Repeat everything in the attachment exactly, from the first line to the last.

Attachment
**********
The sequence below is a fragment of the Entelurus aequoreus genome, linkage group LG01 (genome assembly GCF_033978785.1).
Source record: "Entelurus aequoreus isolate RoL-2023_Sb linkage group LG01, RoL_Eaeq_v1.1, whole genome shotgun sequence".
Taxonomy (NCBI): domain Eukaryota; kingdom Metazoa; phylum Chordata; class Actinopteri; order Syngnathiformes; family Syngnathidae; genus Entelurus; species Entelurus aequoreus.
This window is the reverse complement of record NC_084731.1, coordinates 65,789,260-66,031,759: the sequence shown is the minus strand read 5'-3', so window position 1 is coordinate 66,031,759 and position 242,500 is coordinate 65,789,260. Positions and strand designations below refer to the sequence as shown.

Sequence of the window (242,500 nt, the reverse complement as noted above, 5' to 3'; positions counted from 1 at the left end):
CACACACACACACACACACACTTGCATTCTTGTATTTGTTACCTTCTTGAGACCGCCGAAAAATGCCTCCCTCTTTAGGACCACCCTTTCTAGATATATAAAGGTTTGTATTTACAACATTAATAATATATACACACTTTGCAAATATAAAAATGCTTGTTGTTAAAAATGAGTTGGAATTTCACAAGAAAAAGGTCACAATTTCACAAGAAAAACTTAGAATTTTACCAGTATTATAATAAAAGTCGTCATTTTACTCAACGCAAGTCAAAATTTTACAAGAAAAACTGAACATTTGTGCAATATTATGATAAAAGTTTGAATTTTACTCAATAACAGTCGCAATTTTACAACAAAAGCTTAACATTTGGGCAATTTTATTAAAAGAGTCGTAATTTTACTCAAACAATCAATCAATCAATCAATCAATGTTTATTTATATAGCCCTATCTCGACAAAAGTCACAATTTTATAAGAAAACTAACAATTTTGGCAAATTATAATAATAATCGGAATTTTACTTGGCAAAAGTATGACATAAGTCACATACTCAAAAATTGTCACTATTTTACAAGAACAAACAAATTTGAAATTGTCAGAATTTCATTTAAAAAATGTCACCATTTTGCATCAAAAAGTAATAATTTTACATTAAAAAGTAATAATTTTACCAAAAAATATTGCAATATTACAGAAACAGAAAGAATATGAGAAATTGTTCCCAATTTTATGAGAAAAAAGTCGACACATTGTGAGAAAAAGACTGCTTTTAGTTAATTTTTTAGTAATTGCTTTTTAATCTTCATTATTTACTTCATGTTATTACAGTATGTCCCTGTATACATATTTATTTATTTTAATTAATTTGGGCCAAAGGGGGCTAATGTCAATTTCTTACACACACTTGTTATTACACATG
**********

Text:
The sequence below is a fragment of the Entelurus aequoreus genome, linkage group LG01 (genome assembly GCF_033978785.1).
Source record: "Entelurus aequoreus isolate RoL-2023_Sb linkage group LG01, RoL_Eaeq_v1.1, whole genome shotgun sequence".
Taxonomy (NCBI): domain Eukaryota; kingdom Metazoa; phylum Chordata; class Actinopteri; order Syngnathiformes; family Syngnathidae; genus Entelurus; species Entelurus aequoreus.
This window is the reverse complement of record NC_084731.1, coordinates 65,789,260-66,031,759: the sequence shown is the minus strand read 5'-3', so window position 1 is coordinate 66,031,759 and position 242,500 is coordinate 65,789,260. Positions and strand designations below refer to the sequence as shown.

Sequence of the window (242,500 nt, the reverse complement as noted above, 5' to 3'; positions counted from 1 at the left end):
CACACACACACACACACACACTTGCATTCTTGTATTTGTTACCTTCTTGAGACCGCCGAAAAATGCCTCCCTCTTTAGGACCACCCTTTCTAGATATATAAAGGTTTGTATTTACAACATTAATAATATATACACACTTTGCAAATATAAAAATGCTTGTTGTTAAAAATGAGTTGGAATTTCACAAGAAAAAGGTCACAATTTCACAAGAAAAACTTAGAATTTTACCAGTATTATAATAAAAGTCGTCATTTTACTCAACGCAAGTCAAAATTTTACAAGAAAAACTGAACATTTGTGCAATATTATGATAAAAGTTTGAATTTTACTCAATAACAGTCGCAATTTTACAACAAAAGCTTAACATTTGGGCAATTTTATTAAAAGAGTCGTAATTTTACTCAAACAATCAATCAATCAATCAATCAATGTTTATTTATATAGCCCTATCTCGACAAAAGTCACAATTTTATAAGAAAACTAACAATTTTGGCAAATTATAATAATAATCGGAATTTTACTTGGCAAAAGTATGACATAAGTCACATACTCAAAAATTGTCACTATTTTACAAGAACAAACAAATTTGAAATTGTCAGAATTTCATTTAAAAAATGTCACCATTTTGCATCAAAAAGTAATAATTTTACATTAAAAAGTAATAATTTTACCAAAAAATATTGCAATATTACAGAAACAGAAAGAATATGAGAAATTGTTCCCAATTTTATGAGAAAAAAGTCGACACATTGTGAGAAAAAGACTGCTTTTAGTTAATTTTTTAGTAATTGCTTTTTAATCTTCATTATTTACTTCATGTTATTACAGTATGTCCCTGTATACATATTTATTTATTTTAATTAATTTGGGCCAAAGGGGGCTAATGTCAATTTCTTACACACACTTGTTATTACACATG